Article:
Never again will I dwell in the land that was promised to Abraham. My children, or perhaps my children’s children will return, for the prophets have declared that mercy is greater than judgement, but for me, and for my own, my family, my friends, the companions of my life, it is the end. We trudge forth as slaves under the hard cruel eyes of Babylon, and know that, wherever they take us, we will live out the rest of our days as strangers in a strange land. The songs of Zion will no longer be a joy and anticipation, but a memory of terrible yearning, that cuts through the soul until our tears are salt as blood.
It is hard to leave the hills of my childhood, and harder still to leave the graves of my parents, never to return; but harder, far harder still, to see Jerusalem destroyed. She was the jewel of Judah, the city of our God, and as long as she stood we knew that we were the people of His particular care, a kingdom of priests and a holy nation. We were the ones who came up Mount Zion with shouts of joy, singing the Psalms of David to join in the great festivals. And there, in our beloved city, stood the temple, Solomon’s glorious temple, the house of God on earth. It was said that when the temple was built, God Himself sent down His glory to live there, making this truly the Holiest place on earth. But the Glory has long since departed, for our people could not stay true to their God, even when He dwelt among them, and now the temple itself lies in ruins, and the terrible gods of Babylon exult.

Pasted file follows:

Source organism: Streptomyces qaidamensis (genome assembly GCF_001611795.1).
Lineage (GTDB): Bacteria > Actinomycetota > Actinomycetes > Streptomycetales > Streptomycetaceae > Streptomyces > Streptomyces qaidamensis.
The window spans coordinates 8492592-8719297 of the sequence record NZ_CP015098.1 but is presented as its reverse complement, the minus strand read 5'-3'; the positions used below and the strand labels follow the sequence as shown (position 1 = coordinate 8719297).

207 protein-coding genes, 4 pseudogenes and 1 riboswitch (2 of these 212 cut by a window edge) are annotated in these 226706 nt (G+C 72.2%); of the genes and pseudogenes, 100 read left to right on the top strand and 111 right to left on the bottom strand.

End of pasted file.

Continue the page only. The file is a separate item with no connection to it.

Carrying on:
We dare not put our torment into words, lest the speaking of it destroy us, but I glance at my companions of the dusty road and read the same hollow grief in their eyes as I know must be burning in my own. Has our God deserted us? Oh, we have the words of the prophets, words of punishment and restoration, words I am sure we will study deeply in the long dry years that lie ahead – but they are only words on scrolls. They fall away into silence before the things our eyes have seen, the city of our God, plundered, violated and left desolate! But beyond the screaming of my soul, I know there is a deeper truth: it was not God who deserted us, but we who deserted Him. What other people have treated their gods of wood and stone the way that we, in our infinite folly, have treated the Maker of Heaven and Earth?
It is strange that it is only now, in the time of our great loss, that we understand how precious it was and how much it meant. We weep, when our weary eyes can find the tears, because we were careless children who had been given the most wonderful thing on earth, and we didn’t even care. We put it down in the dust while some fleeting fancy caught our eye, we turned our backs on it, taking it for granted. Only now that it is gone do we mourn, not just the loss, but the stupidity of our losing.
It is strange, but somehow, in this act of leaving the Promised Land behind, we realise for the first time that we do not actually want to be like the other nations. Now that we are cast forth among them, we know that we want to be different. We will teach our children, and our children’s children, to value the very thing we threw away. Oh Jerusalem, Jerusalem, how can I forget you? It would be a better thing for me if my right hand should lose its skill, than that I should forget the city of my God! We shall not forget where we belong, and one day our children’s children will return, will rebuild the temple, and the gates of the city will sing with praise.
And yet, it will not be like the days of Israel’s glory. We shall have our temple again, but the glory of God will not dwell in her midst. And if God should ever return to Jerusalem, what then? Will we receive Him with joy this time, or will we still prefer to go our own way?